It must be spring, I’m bleeding…

First nice weekend of the season. That means a garden and an orchard that needs weeding. It includes slightly overgrown game trails that need work with the machete. It involves frightening the deer.
(Seriously, I went out to throw some stuff in the composter this morning. It’s across the open backyard, close to an ancient two-horse barn in an advanced state of falling down. I’m about ten feet away from the composter, minding my own business, when a little black-tail deer pops up from where she had bedded down, and scampers back to the far corner of the space, where she can flee down the side of the hill to safety.)
I’ve got a pair of horse troughs out for her and her kids. One is in the upper meadow, over by the pumphouse. The other is across the driveway from the orchard, close to the septic drain field. And I frequently put out deer licks for her to get all the trace minerals she needs.
They’re almost pets, in case you couldn’t guess.
One of my neighbors, years ago, said she sat for thirty minutes one day and watched momma give birth to twins at the bottom of my long driveway. I have no idea if the one I saw today was momma or one of her daughters. I never bothered to figure out how long black-tail live in the semi-wild exurbs of the Central Cascades. (If any of you know, an email would be nice.)
And, it’s spring. That means Fabulous Publisher Babe™ and I get up kinda early on a Sunday to go into town for breakfast. I had a serious hankering for chicken-fried steak for breakfast, but there ain’t nothing approximating it at the grocery. (And I asked around.) And I did not have the mood to make it for myself from scratch today.
So back still early from breakfast, and walking around, getting in my steps.(The fitbit is a terrible taskmaster.) I have a long driveway, and I can cross over to a neighbor’s driveway easily, so it makes a nice loop for about a thousand steps.
Fabulous Publisher Babe™ looks at me like I’m nuts when I grab my work gloves out of the back of the pickup. “It’s a farm. There’s always something needs doing.” I was afraid she was going to hurt herself rolling her eyes at me, but she grabbed her gloves as well and we went to walking.
Yesterday, I had been pulling up vine maple and some similar scrub weed trees by the roots to clear things. They grow shallow and the dirt is soft. Today, it was scotchbroom everywhere that needed to be pulled up.
Have I mentioned that I have brambles of blackberry and salmonberry everywhere? Unless I wear long sleeves, I get ripped, cut, spiked, etc. (Hence, the spring and bleeding.)
And I got critters around here. They kind of mat down the weeds and salal bushes on the hillside. Mostly several deer and at least one small herd of elk. (Came around the corner getting home early from work one day over the winter and stumbled into a bull, eight cows, and two babies that had been hanging out in the septic field. Most of them bounced up the side hill and hid, but the matriarch gave me the stink eye as I parked, smiled at her, and walked in the front door, from maybe fifty feet away. Watched them from the living room window for the next twenty minutes before they ambled off.)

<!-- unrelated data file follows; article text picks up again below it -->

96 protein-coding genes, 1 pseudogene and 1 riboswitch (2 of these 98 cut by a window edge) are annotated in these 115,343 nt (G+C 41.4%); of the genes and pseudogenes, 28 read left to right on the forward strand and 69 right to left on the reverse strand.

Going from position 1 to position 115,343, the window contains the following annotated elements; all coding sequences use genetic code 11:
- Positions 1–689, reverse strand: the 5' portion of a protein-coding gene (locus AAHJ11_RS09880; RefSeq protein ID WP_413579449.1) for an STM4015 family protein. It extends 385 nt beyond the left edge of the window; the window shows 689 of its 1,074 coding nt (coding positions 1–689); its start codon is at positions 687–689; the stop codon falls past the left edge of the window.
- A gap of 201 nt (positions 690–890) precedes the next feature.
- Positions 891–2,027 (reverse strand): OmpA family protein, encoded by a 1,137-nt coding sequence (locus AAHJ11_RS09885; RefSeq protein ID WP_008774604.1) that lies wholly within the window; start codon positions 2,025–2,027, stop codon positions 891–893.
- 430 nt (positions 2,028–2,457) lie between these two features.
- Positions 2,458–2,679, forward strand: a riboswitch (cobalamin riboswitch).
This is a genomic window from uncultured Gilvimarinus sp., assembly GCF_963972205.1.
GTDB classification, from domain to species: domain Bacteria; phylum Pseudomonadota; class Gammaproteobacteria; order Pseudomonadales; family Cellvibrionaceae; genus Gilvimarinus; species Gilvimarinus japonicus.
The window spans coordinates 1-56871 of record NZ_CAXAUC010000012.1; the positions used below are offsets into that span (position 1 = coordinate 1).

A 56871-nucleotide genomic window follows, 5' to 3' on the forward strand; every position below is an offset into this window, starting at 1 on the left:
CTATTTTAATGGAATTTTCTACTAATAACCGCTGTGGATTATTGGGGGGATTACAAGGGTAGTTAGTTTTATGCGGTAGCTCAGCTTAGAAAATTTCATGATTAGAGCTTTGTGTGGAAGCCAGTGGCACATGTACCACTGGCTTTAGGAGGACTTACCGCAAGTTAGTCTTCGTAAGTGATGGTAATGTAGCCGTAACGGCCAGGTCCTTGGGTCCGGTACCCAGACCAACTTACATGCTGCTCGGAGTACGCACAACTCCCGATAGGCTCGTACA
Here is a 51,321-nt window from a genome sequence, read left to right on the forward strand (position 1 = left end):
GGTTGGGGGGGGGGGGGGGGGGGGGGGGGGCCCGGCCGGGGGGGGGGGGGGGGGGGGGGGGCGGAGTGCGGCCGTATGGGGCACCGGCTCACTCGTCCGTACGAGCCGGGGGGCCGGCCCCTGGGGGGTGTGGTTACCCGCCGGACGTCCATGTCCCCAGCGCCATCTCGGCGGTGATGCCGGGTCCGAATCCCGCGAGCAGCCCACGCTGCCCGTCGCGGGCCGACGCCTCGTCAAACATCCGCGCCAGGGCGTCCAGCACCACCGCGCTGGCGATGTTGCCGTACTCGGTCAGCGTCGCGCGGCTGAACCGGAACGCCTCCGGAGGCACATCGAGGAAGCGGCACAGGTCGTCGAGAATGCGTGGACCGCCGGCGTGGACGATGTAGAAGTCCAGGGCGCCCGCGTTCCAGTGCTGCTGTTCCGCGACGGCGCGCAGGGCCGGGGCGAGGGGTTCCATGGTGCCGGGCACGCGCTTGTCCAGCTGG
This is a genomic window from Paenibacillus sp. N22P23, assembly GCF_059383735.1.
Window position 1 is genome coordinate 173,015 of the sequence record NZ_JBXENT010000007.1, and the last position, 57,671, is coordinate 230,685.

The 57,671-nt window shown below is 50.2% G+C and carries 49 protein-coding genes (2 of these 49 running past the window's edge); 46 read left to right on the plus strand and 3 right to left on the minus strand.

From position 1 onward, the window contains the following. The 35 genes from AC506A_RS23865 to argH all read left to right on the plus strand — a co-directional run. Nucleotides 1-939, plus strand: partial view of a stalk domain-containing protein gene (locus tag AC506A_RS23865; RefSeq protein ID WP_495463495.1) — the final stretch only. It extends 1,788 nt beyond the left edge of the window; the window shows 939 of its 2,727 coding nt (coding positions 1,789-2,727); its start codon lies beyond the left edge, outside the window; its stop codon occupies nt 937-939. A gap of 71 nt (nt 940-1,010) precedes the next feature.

For today’s afternoon walk, after some time working on the latest Jessica Keller novel, instead of walking the driveways, I grabbed the machete and we went overland over the top of the hill and down the back. There’s a trail, mostly. It involves winding around a little, following old paths a little grown over. And a machete. And blackberry and groundberry vines every-bloody-where.
I cut, I pull, I toss. Fabulous Publisher Babe follows, also pulling and tossing. There are deadfalls that need to be moved to one side so I can get in there with a saw later in the spring and chop them up for a burn. They always have hidden nubs and branches that catch me blindside. There are ferns everywhere that need to be stomped down and eventually moved out of existence. Down to the bottom of the hill we go, re-hacking a trail I put down two or three years ago.
Then down and up the side-hill. I have a pond at the bottom of the hill that never gets more than about a meter deep in summer. And maybe another thirty cm deeper in the winter.
There’s a trail that runs alongside it, but it’s a swamp right now, until the water recedes and the ground dries out. So we go up the side of the hill. This is an old game trail the deer have put down, filled with all sorts of places that they bed down. And a lot of deadfalls. And it is spring.
Machete work. In the middle of stinging nettles and thorn bushes.
Just now, counting my forearms, I have blood in eight places. And that’s after I took a shower because I had grown a little funky.
But it is a gorgeous day. Just looked at the thermometer in the orchard box and it is sunny and right at 80F. Kitty is stretched out on her palace, or her windowsill, or in the sun in the middle of the kitchen, thinking important kitty thoughts.